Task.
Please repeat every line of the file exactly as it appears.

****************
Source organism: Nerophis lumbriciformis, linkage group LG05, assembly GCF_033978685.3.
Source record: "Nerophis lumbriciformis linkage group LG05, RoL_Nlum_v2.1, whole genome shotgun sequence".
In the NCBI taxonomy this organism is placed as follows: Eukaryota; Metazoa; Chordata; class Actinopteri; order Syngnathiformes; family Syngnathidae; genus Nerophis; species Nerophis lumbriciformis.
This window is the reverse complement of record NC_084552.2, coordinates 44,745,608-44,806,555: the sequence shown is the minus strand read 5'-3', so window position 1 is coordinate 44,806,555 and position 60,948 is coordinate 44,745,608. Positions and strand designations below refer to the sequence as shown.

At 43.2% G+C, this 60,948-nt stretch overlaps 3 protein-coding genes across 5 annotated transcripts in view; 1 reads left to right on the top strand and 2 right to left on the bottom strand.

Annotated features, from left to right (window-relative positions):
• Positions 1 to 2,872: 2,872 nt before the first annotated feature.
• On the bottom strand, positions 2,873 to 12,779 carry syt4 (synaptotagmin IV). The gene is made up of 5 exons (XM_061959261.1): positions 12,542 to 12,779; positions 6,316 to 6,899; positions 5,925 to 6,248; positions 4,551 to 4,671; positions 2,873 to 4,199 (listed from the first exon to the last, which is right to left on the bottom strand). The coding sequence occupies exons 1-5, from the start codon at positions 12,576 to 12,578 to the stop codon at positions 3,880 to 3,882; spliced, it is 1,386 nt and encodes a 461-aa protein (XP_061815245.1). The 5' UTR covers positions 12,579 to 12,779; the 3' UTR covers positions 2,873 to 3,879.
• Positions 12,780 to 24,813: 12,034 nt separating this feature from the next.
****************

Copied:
Source organism: Nerophis lumbriciformis, linkage group LG05, assembly GCF_033978685.3.
Source record: "Nerophis lumbriciformis linkage group LG05, RoL_Nlum_v2.1, whole genome shotgun sequence".
In the NCBI taxonomy this organism is placed as follows: Eukaryota; Metazoa; Chordata; class Actinopteri; order Syngnathiformes; family Syngnathidae; genus Nerophis; species Nerophis lumbriciformis.
This window is the reverse complement of record NC_084552.2, coordinates 44,745,608-44,806,555: the sequence shown is the minus strand read 5'-3', so window position 1 is coordinate 44,806,555 and position 60,948 is coordinate 44,745,608. Positions and strand designations below refer to the sequence as shown.

At 43.2% G+C, this 60,948-nt stretch overlaps 3 protein-coding genes across 5 annotated transcripts in view; 1 reads left to right on the top strand and 2 right to left on the bottom strand.

Annotated features, from left to right (window-relative positions):
• Positions 1 to 2,872: 2,872 nt before the first annotated feature.
• On the bottom strand, positions 2,873 to 12,779 carry syt4 (synaptotagmin IV). The gene is made up of 5 exons (XM_061959261.1): positions 12,542 to 12,779; positions 6,316 to 6,899; positions 5,925 to 6,248; positions 4,551 to 4,671; positions 2,873 to 4,199 (listed from the first exon to the last, which is right to left on the bottom strand). The coding sequence occupies exons 1-5, from the start codon at positions 12,576 to 12,578 to the stop codon at positions 3,880 to 3,882; spliced, it is 1,386 nt and encodes a 461-aa protein (XP_061815245.1). The 5' UTR covers positions 12,579 to 12,779; the 3' UTR covers positions 2,873 to 3,879.
• Positions 12,780 to 24,813: 12,034 nt separating this feature from the next.